We’ve already done a ton of guiding this spring, but this is the week when we shift gears into overdrive. We have guided trips in the Smokies, tailwater floats, and our annual Hazel Creek fish camp this weekend. That’s followed by more of the same next week followed by the Townsend TroutFest next weekend.
If you haven’t made it out on the water yet this season there really isn’t any reason to wait any longer. Regardless of what you like to fish for or where you like to fish you should be able to find something going on.
Wildflowers are in full bloom in the Smokies. This is a showy orchis along Little River
The Smokies are in great shape right now. Storms mid week may raise water levels, but expect them to recover quickly. Fish will rise or take a nymph. It’s your choice. Can’t make up your mind? Fish a dry and dropper combo.
High country brook trout your thing? We’ve already fished streams over 3500′ in elevation and the bite is on. You might need to resort to nymphs early in the day, but expect the usual dry fly activity in the afternoon. We’re primarily fishing Thunderheads and Parachute Adams in these streams.
You don’t care much for the mountain streams and prefer big tailwater rivers? You won’t have as much latitude as the blue liners, but you still have somewhere to go. The South Holston and Watauga both have generation schedules to let waders get on the water. The Holston River is also coming around.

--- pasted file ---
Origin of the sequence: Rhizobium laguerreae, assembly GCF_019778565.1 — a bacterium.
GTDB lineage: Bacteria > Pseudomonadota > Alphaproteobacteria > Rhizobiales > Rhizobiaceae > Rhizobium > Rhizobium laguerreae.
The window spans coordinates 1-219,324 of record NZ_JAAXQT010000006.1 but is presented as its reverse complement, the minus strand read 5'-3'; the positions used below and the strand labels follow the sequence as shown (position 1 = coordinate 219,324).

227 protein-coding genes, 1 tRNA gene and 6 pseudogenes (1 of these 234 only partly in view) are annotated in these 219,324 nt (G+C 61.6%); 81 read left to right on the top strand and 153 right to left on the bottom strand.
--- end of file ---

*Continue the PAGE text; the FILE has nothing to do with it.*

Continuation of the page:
The Clinch? Let’s not mention the Clinch just yet since water is still spilling over Norris Dam while the generators are pushing every drop of water possible. The same goes for the Hiwassee, but expect flows to moderate there later this week and local anglers who are familiar with the river will be able to find a few wadeable shoals.
Another great big river opportunity is the Tuckaseegee near Dillsboro, North Carolina. Flows have moderated there somewhat allowing waders a crack at the water. The past few weeks the Tuck has been the sole domain of those with boats. We had several good days with streamers floating it, but expect nymphs to come on strong with lower flows.
Need more variety than just trout…
Let’s not forget the redheaded stepchild of the fly fishing world, the smallmouth bass. Area rivers are starting to come on strong! Locals are really missing the Little Pigeon around Sevierville this year, but there probably won’t be long term effects from the sewage spill in Pigeon Forge. Water levels were high enough to blow everything out and dilute it. Warnings are still in effect, though.
Little River below Townsend, the Pigeon River, and Nolichucky River are all coming alive. It’s too cool for poppers, but dredge calm waters with streamers for a hook up. Last week David Anderson picked up a huge fish on a float.